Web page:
While it’s too early to declare victory against COVID-19, the economic downturn that came along with aggressive containment measures in a large number of developed countries appears to have bottomed.

Canada emerging from the depths

Canada also turned the corner in May as the number of new infections slowed and parts of the economy reopened. Losses in output in March and April were unprecedented and created a large chasm which is unlikely to be filled even as the economy grows in the second half of the year. Like the US, we expect Canada’s GDP will end the year more than 5% lower than in late 2019.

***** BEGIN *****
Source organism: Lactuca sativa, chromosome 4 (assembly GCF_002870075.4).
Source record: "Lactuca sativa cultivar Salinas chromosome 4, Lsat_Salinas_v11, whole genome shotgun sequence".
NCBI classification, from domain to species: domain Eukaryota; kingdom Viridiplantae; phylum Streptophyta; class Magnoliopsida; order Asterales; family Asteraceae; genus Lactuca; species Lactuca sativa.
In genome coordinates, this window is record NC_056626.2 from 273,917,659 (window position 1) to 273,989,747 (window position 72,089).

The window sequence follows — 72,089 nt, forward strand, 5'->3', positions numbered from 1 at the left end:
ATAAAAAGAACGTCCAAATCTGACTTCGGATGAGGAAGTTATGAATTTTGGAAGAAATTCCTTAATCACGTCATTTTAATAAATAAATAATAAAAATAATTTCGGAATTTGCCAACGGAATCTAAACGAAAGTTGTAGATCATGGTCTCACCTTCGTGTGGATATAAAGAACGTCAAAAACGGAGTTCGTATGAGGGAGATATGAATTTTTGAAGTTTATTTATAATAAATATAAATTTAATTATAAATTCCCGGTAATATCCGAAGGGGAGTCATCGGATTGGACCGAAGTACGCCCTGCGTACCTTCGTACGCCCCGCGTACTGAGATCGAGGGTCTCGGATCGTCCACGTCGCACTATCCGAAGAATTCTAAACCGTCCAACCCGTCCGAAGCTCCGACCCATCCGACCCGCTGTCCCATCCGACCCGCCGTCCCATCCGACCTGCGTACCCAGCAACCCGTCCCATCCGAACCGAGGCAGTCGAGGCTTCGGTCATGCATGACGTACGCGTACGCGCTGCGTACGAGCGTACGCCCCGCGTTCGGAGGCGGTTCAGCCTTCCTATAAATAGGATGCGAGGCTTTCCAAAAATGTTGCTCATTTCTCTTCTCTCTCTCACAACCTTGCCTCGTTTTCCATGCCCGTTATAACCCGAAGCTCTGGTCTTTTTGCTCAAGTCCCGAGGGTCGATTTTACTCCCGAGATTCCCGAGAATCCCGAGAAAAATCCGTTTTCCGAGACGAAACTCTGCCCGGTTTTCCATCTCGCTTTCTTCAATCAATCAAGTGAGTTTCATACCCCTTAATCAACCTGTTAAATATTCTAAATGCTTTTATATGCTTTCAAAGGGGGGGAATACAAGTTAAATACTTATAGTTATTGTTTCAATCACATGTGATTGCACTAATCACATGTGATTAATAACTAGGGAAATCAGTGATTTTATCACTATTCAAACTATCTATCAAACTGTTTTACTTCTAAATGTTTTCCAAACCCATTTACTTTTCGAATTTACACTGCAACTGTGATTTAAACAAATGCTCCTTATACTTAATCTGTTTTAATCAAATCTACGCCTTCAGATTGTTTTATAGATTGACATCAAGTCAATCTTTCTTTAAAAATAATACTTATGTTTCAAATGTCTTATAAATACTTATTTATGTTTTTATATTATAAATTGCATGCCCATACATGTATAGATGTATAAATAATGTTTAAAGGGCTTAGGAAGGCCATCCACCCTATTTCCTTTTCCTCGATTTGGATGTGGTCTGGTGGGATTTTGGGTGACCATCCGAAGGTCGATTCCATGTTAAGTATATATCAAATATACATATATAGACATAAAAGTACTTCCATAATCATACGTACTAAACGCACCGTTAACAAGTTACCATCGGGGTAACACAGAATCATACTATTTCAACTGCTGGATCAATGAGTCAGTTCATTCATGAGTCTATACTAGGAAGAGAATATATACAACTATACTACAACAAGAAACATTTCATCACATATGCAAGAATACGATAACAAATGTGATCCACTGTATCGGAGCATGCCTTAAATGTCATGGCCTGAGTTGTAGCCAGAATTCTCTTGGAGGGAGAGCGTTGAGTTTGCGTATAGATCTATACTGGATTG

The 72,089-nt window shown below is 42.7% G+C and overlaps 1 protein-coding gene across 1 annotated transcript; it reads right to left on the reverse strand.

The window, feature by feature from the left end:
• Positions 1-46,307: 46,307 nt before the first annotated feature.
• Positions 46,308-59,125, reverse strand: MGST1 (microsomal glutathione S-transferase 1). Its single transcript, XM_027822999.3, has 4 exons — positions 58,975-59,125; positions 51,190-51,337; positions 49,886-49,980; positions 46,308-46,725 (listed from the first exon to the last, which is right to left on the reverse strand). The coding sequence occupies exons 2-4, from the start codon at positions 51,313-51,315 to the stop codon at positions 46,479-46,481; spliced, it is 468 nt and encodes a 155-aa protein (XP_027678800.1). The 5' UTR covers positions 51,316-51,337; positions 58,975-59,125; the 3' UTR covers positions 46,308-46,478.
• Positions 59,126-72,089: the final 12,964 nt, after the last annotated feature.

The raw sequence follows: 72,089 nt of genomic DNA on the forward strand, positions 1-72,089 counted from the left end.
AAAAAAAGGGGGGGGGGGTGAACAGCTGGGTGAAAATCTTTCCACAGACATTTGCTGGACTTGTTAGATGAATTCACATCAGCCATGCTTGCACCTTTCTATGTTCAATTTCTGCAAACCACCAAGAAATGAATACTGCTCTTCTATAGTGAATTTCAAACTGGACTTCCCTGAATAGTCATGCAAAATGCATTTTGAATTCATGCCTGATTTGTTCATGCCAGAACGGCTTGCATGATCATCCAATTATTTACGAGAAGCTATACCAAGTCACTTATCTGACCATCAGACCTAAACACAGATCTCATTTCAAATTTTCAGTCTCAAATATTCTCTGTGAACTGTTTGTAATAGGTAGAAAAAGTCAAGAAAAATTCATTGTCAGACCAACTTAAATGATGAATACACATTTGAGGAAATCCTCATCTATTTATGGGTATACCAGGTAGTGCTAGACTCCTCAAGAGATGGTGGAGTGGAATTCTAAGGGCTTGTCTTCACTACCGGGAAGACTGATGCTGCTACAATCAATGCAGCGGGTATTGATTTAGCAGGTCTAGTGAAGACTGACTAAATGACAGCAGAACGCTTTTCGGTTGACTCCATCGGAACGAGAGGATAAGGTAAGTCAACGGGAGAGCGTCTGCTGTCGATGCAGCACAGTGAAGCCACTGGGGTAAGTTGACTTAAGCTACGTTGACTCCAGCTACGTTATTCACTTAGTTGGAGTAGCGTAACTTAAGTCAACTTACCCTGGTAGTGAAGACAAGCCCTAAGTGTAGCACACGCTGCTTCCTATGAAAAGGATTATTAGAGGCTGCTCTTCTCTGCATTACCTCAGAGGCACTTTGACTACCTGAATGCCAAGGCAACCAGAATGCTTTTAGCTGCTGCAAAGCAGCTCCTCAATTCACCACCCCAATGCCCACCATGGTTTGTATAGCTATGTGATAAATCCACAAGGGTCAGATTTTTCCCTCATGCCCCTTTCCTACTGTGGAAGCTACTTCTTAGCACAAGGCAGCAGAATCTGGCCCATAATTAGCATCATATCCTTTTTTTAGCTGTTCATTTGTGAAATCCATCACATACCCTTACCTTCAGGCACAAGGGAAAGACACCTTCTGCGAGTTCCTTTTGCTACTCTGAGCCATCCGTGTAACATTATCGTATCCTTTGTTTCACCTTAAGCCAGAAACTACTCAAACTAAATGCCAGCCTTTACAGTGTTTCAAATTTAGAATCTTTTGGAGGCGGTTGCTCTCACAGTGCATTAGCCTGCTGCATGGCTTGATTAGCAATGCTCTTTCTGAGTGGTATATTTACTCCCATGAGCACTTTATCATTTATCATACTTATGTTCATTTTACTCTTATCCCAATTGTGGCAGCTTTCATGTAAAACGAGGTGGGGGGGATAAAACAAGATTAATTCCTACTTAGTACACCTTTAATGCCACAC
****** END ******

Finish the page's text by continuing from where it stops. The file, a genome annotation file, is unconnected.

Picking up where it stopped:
Canada’s labour market improved in May with employment rising by 290,000, a positive step but only amounting to 10% of the jobs lost in March and April. As Canadians re-entered the labour force, the unemployment rate rose to a record high. Consumer spending, home resales and measures of business sentiment also improved in May albeit from unprecedented lows. While the May data was encouraging, the recovery will remain slow and depend on continued progress on curbing the rate of infections.

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